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Almost all of us have heard the story of how Bernie Madoff swindled billions of dollars from investors who entrusted him with their money. They had high hopes that he would use his investment expertise to give them a healthy return on their investment. However, instead of doing as he promised, he used that money to perpetuate an endless cycle of fraud that would eventually collapse and leave many of his victims’ lives in ruins.
In the aftermath, many people were left asking how they could have become a victim of this kind of fraud, and how they could lose so much money at one time, based on the deception of a very small set of individuals.
Unfortunately, this type of fraud is all too common in the technology driven world we live in. Even intelligent people who have a financial background can be taken for a ride by convincing fraudsters such as Madoff. Worse, because initial investors are often paid with monies swindled from subsequent victims, victims may be enticed by favorable recommendations of friends. Thus, victims could actually have been persuaded by an honest referral of a well-intentioned person.
Typically a scheme begins with an investor investing a small amount with an individual or brokerage firm. Often individuals are cautious and weary at first, and the investment of a small amount builds trust and allows the investor to see what type of return is possible. The scammers use this to their advantage and know they can pay out great returns on a small investment in order to hook the investor. As a result, the happy victim escalates his commitment by giving a larger amount in the future.
After a period of time, the investor is shown reports claiming that the investment has given great returns. In most cases, an actual return is realized on the initial investment. However, false reports are sometimes generated to show a gain, if either the investment flopped or if the money was never invested as promised at all.
Due to the mass accessibility of stock data and the availability of materials that can produce professional-looking reports, it is easy to make it seem as if someone is making more of a return than they really are. For that reason, it takes months if not years to discover that a person has been a victim of investment fraud.
Usually the scam will collapse on itself after the money needed to pay back investors runs out. Not all investors are paid back what they are owed because the money just is not there. Early investors may get lucky and cash out quickly. However, often investors who have invested the largest amounts are left with nothing.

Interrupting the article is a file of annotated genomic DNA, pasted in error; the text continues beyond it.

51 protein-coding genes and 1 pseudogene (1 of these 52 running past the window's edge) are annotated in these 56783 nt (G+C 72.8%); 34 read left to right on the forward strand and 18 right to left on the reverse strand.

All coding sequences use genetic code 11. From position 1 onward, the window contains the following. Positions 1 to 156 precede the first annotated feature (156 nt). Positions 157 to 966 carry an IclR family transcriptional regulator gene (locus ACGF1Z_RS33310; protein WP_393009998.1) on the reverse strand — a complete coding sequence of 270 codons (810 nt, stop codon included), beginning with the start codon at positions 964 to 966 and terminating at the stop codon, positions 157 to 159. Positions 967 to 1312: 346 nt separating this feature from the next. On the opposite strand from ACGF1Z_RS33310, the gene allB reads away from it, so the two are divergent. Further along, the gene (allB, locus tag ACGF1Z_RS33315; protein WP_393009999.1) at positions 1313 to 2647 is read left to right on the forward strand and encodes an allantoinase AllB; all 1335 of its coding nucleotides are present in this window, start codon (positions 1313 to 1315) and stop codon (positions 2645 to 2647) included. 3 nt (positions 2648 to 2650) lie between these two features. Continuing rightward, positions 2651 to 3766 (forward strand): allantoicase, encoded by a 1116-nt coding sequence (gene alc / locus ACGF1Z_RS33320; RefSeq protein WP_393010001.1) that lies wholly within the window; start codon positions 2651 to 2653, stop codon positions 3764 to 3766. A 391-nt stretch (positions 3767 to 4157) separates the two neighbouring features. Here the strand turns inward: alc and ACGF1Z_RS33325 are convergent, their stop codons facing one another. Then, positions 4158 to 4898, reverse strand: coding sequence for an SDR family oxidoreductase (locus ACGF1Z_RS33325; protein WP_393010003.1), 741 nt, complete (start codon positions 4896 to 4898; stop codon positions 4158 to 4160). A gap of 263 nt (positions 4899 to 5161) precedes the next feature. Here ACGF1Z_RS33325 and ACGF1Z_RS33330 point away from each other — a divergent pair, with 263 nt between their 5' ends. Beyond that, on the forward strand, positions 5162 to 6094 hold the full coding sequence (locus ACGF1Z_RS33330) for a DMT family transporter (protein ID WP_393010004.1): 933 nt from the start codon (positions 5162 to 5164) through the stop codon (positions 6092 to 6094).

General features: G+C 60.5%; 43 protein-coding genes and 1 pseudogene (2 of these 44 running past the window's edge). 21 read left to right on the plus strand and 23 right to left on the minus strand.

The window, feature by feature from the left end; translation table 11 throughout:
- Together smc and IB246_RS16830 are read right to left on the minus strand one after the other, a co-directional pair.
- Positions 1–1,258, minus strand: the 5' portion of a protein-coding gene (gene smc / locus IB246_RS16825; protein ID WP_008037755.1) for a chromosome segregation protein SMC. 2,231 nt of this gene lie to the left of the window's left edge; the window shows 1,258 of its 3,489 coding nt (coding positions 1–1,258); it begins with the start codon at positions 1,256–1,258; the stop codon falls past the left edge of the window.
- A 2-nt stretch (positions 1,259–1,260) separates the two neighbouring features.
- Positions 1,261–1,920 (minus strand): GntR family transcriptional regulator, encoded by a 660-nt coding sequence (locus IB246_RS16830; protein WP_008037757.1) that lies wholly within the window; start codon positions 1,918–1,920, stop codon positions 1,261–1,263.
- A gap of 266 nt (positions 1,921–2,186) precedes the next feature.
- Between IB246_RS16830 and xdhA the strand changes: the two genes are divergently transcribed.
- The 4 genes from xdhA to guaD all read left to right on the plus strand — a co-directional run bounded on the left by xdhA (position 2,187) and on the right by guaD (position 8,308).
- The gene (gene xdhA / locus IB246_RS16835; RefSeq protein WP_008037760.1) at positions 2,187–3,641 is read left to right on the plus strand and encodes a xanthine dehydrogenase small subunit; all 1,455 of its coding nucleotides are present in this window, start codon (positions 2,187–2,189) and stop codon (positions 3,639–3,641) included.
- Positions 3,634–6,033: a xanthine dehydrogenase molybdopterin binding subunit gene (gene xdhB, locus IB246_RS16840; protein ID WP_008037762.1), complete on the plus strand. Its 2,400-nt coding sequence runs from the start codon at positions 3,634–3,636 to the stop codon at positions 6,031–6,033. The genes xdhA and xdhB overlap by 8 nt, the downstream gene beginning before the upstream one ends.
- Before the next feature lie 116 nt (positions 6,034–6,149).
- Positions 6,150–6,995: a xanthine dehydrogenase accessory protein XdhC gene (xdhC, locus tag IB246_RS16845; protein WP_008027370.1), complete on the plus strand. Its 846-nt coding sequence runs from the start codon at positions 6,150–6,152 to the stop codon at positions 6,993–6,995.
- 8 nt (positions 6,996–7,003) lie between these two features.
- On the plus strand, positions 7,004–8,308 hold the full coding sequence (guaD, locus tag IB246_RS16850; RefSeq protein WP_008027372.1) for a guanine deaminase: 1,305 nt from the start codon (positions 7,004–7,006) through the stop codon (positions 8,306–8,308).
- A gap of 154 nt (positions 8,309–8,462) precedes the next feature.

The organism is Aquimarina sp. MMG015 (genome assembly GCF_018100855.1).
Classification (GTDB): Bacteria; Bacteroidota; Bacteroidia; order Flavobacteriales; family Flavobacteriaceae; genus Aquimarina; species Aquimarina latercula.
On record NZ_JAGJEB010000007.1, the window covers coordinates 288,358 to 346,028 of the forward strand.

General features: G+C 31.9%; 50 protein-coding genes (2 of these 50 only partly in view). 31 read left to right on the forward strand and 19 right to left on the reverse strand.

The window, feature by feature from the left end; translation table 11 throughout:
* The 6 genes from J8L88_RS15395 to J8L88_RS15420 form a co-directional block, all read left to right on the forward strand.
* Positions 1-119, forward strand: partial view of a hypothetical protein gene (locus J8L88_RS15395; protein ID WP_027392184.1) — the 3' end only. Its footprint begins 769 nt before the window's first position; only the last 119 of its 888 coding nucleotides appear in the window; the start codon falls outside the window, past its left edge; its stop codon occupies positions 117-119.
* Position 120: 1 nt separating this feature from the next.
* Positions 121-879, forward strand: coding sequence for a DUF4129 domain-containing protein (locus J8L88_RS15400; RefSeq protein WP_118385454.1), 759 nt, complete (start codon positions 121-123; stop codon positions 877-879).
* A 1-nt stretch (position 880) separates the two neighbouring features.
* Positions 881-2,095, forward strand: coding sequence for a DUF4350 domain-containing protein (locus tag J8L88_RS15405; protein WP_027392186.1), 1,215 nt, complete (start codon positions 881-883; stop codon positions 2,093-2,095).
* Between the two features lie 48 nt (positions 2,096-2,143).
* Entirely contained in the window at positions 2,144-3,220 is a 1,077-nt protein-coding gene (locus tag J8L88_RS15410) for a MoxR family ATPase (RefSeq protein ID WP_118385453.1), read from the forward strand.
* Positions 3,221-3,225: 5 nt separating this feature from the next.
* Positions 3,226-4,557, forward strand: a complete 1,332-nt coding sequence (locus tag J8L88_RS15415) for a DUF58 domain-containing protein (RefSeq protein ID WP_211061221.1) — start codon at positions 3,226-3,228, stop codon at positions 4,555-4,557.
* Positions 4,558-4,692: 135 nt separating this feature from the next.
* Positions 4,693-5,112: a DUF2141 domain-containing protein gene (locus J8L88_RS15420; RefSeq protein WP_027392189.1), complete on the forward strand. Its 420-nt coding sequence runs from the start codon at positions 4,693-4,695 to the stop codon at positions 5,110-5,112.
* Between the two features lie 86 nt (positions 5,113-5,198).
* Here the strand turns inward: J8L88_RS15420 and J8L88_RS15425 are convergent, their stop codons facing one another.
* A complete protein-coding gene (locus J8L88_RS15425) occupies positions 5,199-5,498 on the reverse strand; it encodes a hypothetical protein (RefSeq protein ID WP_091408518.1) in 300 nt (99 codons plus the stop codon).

Due to the complicated nature of financial investigations, sifting through the voluminous records and list of investors takes time and the prosecutions are often very lengthy in nature. The investigations are time-consuming, will take place often over years and include a multitude of federal agencies such as the SEC, IRS, Secret Service or FBI or even a state organization such as the Texas State Securities Board.
Most states, and certainly the U.S. Government, provide for the civil forfeiture of money lost as the result of investment fraud. For example, 18 U.S.C. 1341 and 1343 make it illegal to send fraudulent materials via mail or email to garner investments or misrepresent account balances. As another example, the U.S. Government proscribes securities fraud itself via 18 U.S.C. 1348 and 15 U.S.C. 77 and 78.
On the state level, Texas makes any proceeds garnered as a result of any violation of The Securities Act under Texas Civil Statutes Article 581-1 et seq., subject to forfeiture as well. In fact, any proceeds of a crime that constitutes a second-degree felony or higher is subject to forfeiture under Article 59.01 of the Texas Code of Criminal Procedure.
To put it mildly, asset forfeiture is big business for the feds, as well as local and state agencies.
Keep in mind that forfeiture is simply a judicial process whereby a government entity can seize and keep assets because they are connected to crime. Persons who have been accused of a crime or who have had their possessions seized for forfeiture have the right to make a claim and demand the return of their property. See 59.02-59.06 of the Texas Code of Criminal Procedure and 18 U.S.C. 983.
Once the assets of a fraudulent investor have been forfeited to the government, the assets will be sold at auction, given directly to police agencies, or reduced to cash. Interestingly, the U.S. Government has 2 major funds holding forfeited assets. The Department of Justice (which encompasses the FBI, the U.S. Attorney’s Office, and the DEA, along with several other agencies) holds its forfeited funds in the Asset Forfeiture and Money Laundering Section’s (AFML’s) Asset Forfeiture Fund (the AFF). This fund holds more than $1.5 billion. The Treasury Department (which encompasses the U.S. Mint, the IRS, and the Secret Service, among several others including Customs and Border Patrol) has its own fund managed by the Treasury Executive Office of Asset Forfeiture (TEOAF) whose fund holds nearly a half billion dollars.